Honorable Kenneth Armbrister, Chair, Senate Committee on Natural Resources
John Keel, Director, Legislative Budget Board
HB1365 by Bonnen (Relating to the Texas emissions reduction plan. ), Committee Report 2nd House, Substituted
|Fiscal Year||Probable Net Positive/(Negative) Impact to General Revenue Related Funds|
|Fiscal Year||Probable Revenue (Loss) fromGENERAL REVENUE FUND
|Probable (Cost) fromGENERAL REVENUE FUND
|Probable Revenue Gain fromTEXAS EMISSIONS REDUCTION PLAN
|Probable Savings fromTEXAS EMISSIONS REDUCTION PLAN
|Fiscal Year||Probable (Cost) fromTEXAS EMISSIONS REDUCTION PLAN
|Probable (Cost) fromSTATE HIGHWAY FUND
|Change in Number of State Employees from FY 2003|
The bill would increase the application fee for a motor vehicle title by $15. Proceeds of the increase would be deposited to the credit of the Texas Emissions Reduction Plan (TERP) Account No. 5071 though August 31, 2008. Beginning on September 1, 2008, proceeds would be credited to the Texas Mobility Fund.
The bill would change the surcharge on heavy-duty diesel equipment from 1 percent under current law to 2 percent. It would also subject drilling equipment and mining equipment to the surcharge and extend the surcharge to include both sales and uses. The Comptroller currently does not assess the surcharge on leased and rented equipment.
In addition, the bill would extend the surcharge on the sale, lease and use of on-road diesel motor vehicles over 14,000 pounds to include 1997 models and newer and lower the percentage on such equipment from 2.5 percent under current law to 2 percent.
The bill would change the percentage allocations regarding the use of TERP funds. The Comptroller of Public Accounts and the Public Utility Commission, which currently receive 10 percent and 7.5 percent, respectively, of TERP Account No. 5071 funds for grant and incentive programs, would no longer receive financial assistance payments. These two agencies also would become ineligible for a portion of the 3 percent of TERP funds for administrative costs the agencies are eligible for under current law. The TERP-funded programs administered by the Comptroller and the PUC, however, would not be abolished but would not be allocated a portion of TERP funding. The Texas Council on Environmental Technology (TCET) would continue to receive 7.5 percent of TERP funds, but the percentage allocation for the Texas Commission on Environmental Quality (TCEQ), would increase from the current 72 percent to 89.5 percent.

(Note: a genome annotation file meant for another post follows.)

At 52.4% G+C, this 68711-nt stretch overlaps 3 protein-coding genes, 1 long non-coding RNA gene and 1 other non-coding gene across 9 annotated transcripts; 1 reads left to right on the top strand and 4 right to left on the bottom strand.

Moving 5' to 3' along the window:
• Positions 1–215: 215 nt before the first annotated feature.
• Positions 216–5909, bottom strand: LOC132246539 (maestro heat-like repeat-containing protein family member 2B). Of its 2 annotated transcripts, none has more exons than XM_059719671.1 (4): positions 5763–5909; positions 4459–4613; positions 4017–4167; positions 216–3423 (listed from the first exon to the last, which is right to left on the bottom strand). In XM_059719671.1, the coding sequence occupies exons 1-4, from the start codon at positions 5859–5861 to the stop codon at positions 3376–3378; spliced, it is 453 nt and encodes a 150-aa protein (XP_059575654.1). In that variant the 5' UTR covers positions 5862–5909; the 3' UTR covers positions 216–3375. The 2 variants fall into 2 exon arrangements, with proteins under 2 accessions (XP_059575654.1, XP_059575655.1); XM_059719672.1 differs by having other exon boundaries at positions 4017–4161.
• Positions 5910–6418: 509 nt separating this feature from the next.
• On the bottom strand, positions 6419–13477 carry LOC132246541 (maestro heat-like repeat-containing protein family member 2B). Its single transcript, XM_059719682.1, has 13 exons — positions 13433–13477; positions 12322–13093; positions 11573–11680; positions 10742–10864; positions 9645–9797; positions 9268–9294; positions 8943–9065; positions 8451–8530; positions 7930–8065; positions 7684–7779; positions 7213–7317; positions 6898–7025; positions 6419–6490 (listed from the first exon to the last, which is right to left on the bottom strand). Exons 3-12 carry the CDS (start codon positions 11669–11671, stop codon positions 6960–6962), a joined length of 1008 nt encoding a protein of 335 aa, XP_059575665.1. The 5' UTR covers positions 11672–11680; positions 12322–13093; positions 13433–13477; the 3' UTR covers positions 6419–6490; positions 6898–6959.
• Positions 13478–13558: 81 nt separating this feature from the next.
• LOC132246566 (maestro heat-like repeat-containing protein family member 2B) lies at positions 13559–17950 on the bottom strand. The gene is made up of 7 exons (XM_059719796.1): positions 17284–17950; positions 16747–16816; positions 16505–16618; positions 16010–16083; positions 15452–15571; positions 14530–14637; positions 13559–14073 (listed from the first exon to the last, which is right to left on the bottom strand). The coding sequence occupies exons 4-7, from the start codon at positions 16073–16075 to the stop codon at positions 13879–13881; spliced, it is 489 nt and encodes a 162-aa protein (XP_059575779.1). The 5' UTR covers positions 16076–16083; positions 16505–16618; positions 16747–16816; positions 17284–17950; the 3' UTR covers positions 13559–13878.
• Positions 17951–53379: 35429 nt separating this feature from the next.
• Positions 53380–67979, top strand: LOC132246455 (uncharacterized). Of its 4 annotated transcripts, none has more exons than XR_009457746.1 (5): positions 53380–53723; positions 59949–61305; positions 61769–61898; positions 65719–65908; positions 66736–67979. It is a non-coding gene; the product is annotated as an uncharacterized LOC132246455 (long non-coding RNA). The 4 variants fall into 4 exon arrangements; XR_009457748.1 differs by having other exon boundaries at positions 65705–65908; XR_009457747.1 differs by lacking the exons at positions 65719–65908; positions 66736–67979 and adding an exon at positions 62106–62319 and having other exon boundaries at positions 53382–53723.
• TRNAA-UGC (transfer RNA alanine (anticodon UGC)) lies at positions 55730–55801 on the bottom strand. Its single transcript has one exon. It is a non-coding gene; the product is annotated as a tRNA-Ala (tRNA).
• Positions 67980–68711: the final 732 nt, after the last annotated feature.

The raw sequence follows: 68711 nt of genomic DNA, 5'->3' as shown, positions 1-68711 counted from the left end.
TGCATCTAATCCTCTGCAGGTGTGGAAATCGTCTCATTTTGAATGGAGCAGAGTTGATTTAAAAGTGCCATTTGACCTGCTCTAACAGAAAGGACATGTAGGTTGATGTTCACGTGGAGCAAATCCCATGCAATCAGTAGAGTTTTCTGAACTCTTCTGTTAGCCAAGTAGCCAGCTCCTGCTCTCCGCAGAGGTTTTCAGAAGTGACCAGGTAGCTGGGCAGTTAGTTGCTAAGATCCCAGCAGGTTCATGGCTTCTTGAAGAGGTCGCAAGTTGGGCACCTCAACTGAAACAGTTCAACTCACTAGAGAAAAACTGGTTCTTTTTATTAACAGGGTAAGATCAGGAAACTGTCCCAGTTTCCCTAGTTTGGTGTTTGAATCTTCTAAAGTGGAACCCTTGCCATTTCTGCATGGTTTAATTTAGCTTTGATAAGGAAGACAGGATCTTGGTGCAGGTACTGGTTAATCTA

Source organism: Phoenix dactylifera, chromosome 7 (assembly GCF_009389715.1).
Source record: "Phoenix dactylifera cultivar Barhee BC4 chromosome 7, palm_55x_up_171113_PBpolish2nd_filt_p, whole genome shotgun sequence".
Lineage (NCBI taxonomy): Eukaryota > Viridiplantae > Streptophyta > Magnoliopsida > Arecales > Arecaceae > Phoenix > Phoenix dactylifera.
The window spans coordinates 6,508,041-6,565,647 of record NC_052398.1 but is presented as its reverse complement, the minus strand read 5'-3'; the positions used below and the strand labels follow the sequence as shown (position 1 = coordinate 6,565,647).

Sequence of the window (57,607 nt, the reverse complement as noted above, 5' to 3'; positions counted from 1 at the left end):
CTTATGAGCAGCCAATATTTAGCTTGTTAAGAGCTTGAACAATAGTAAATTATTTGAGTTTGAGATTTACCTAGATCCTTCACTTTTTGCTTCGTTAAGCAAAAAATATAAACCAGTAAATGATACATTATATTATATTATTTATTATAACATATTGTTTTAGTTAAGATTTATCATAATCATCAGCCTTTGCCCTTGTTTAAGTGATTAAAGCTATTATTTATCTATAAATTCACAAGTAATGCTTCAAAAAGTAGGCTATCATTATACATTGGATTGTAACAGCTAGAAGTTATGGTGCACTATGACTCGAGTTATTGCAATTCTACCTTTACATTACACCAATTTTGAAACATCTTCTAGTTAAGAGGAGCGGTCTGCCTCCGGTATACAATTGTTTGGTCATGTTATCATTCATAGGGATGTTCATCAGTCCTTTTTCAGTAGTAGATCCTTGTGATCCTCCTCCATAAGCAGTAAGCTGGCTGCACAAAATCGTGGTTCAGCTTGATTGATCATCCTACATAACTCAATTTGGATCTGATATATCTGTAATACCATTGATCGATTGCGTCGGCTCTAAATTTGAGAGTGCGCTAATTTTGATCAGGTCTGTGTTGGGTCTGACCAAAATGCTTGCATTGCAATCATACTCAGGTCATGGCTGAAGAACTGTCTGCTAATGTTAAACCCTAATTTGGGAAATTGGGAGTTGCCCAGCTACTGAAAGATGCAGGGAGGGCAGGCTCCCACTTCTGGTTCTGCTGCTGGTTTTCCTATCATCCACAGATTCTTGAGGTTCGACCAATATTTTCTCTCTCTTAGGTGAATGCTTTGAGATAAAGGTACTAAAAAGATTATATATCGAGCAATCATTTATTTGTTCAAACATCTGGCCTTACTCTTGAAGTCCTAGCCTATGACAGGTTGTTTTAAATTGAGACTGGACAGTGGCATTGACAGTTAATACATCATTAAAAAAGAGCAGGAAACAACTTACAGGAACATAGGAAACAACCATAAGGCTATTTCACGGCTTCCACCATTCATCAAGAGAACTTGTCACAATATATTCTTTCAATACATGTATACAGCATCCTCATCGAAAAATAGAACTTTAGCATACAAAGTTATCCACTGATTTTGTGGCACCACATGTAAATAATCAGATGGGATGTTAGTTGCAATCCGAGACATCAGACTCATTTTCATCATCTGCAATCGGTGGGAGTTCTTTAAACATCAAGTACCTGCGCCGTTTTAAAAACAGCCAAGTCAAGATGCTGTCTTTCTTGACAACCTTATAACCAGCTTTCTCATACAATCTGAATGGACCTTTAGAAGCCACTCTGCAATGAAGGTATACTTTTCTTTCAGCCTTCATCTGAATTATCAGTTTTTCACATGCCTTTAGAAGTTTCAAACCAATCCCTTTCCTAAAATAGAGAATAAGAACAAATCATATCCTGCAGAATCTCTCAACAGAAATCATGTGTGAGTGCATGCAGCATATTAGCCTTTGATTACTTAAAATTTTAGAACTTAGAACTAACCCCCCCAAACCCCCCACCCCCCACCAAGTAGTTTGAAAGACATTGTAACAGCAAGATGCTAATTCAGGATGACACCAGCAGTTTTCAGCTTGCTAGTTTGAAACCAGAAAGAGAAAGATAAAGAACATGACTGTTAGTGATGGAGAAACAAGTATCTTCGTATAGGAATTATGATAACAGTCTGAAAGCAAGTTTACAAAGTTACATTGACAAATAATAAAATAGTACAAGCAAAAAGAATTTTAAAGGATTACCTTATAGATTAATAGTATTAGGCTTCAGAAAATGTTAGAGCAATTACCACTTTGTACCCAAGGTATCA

The Comptroller of Public Accounts estimates that the increase and expansion of applicability of the surcharge on heavy-duty equipment, the change in applicability of the surcharge on on-road diesel vehicles and the increased certificate of title fee would generate an additional $97.9 million to the TERP Account No. 5071 in 2004, increasing to $132.9 million by 2008, as shown in the table above.
The Comptroller estimates that the net effect on General Revenue Funds resulting from the bill's passage would be negative beginning in 2005, based on an estimated dynamic tax feedback effects created by the increase in industry and/or individual tax burdens. The net loss to General Revenue is shown in the table above. Although the Comptroller's Office could incur additional programming costs to implement the bill, administrative costs to the Comptroller are not expected to be significant.
The Texas Department of Transportation (TxDOT) is expected to experience increased costs for the increase of the surcharge on heavy-duty equipment from 1 percent to 2 percent. The increase of one percent in the surcharge on heavy-duty equipment is estimated to add an additional $5.3 million in costs to TxDOT, based on increases contractors having to pay the additional fee would pass along to the agency.